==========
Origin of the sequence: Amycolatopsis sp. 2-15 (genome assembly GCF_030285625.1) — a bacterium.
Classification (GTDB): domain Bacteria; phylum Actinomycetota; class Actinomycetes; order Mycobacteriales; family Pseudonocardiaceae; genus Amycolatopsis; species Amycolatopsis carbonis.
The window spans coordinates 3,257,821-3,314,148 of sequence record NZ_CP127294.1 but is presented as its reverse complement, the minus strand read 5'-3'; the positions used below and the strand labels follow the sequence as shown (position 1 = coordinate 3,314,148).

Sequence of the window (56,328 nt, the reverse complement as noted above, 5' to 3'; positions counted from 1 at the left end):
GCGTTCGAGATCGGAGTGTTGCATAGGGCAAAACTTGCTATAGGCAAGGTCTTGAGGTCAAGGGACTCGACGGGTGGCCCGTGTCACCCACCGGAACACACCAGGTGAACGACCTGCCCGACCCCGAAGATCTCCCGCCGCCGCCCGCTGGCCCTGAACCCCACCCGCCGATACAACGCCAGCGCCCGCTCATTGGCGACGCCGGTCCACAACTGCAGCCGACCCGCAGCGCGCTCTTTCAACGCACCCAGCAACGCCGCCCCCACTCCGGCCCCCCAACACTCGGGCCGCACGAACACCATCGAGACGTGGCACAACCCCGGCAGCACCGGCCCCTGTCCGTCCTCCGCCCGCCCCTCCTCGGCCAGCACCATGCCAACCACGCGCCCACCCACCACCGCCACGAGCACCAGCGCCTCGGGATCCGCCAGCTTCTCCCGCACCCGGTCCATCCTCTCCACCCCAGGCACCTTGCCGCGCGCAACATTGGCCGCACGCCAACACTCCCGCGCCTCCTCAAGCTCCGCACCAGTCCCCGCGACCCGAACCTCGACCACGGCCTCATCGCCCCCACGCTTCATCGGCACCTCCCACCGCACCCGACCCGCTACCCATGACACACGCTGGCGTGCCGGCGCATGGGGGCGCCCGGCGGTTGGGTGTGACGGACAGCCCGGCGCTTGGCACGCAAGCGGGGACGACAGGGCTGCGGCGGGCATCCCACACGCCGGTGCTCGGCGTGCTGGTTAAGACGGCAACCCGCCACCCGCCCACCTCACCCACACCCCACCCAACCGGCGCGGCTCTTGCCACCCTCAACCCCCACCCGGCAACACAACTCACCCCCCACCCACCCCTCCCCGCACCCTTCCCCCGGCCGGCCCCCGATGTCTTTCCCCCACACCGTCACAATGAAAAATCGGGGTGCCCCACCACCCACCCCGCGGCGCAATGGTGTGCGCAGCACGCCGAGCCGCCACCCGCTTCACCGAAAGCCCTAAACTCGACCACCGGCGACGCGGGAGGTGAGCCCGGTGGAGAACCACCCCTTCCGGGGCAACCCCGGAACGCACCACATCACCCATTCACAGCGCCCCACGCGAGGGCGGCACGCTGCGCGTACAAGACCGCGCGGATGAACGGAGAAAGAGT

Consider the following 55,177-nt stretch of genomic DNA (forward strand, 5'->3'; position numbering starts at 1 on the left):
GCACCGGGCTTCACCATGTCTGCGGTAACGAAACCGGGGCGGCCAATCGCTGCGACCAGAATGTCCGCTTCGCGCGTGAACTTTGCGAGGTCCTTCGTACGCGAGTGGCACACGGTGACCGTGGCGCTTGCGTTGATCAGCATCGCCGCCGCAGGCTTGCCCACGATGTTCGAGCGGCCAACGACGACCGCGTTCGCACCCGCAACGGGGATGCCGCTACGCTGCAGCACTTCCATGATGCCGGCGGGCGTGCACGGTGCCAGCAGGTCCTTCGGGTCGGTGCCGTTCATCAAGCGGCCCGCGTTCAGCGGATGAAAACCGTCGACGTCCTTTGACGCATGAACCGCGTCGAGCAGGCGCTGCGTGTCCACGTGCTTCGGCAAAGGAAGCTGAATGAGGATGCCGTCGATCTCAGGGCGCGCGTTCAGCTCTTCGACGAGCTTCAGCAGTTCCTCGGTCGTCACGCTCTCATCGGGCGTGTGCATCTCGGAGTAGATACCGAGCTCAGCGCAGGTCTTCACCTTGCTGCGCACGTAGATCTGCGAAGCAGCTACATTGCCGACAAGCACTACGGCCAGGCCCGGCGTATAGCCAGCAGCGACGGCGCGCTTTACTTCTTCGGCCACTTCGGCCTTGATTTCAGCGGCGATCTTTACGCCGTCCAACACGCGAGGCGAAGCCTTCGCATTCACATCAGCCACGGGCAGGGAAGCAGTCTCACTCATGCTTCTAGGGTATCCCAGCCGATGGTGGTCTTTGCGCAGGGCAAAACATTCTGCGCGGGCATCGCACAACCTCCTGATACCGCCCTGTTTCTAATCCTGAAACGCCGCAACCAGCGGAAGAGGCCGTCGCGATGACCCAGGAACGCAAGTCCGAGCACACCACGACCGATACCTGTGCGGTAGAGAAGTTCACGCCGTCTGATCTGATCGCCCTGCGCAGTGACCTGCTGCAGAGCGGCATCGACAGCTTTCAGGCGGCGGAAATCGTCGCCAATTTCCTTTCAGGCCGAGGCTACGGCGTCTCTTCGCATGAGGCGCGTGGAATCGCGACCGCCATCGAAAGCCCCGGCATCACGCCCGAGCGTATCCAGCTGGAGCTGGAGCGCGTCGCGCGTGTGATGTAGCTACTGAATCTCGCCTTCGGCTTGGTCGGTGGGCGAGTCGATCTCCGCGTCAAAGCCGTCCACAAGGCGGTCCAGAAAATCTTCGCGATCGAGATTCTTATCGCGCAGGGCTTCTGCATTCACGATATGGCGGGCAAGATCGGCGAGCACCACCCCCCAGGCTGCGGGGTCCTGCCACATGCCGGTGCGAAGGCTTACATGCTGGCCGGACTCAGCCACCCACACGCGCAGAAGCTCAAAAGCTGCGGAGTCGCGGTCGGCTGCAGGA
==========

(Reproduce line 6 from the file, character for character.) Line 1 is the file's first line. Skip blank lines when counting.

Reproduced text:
Consider the following 55,177-nt stretch of genomic DNA (forward strand, 5'->3'; position numbering starts at 1 on the left):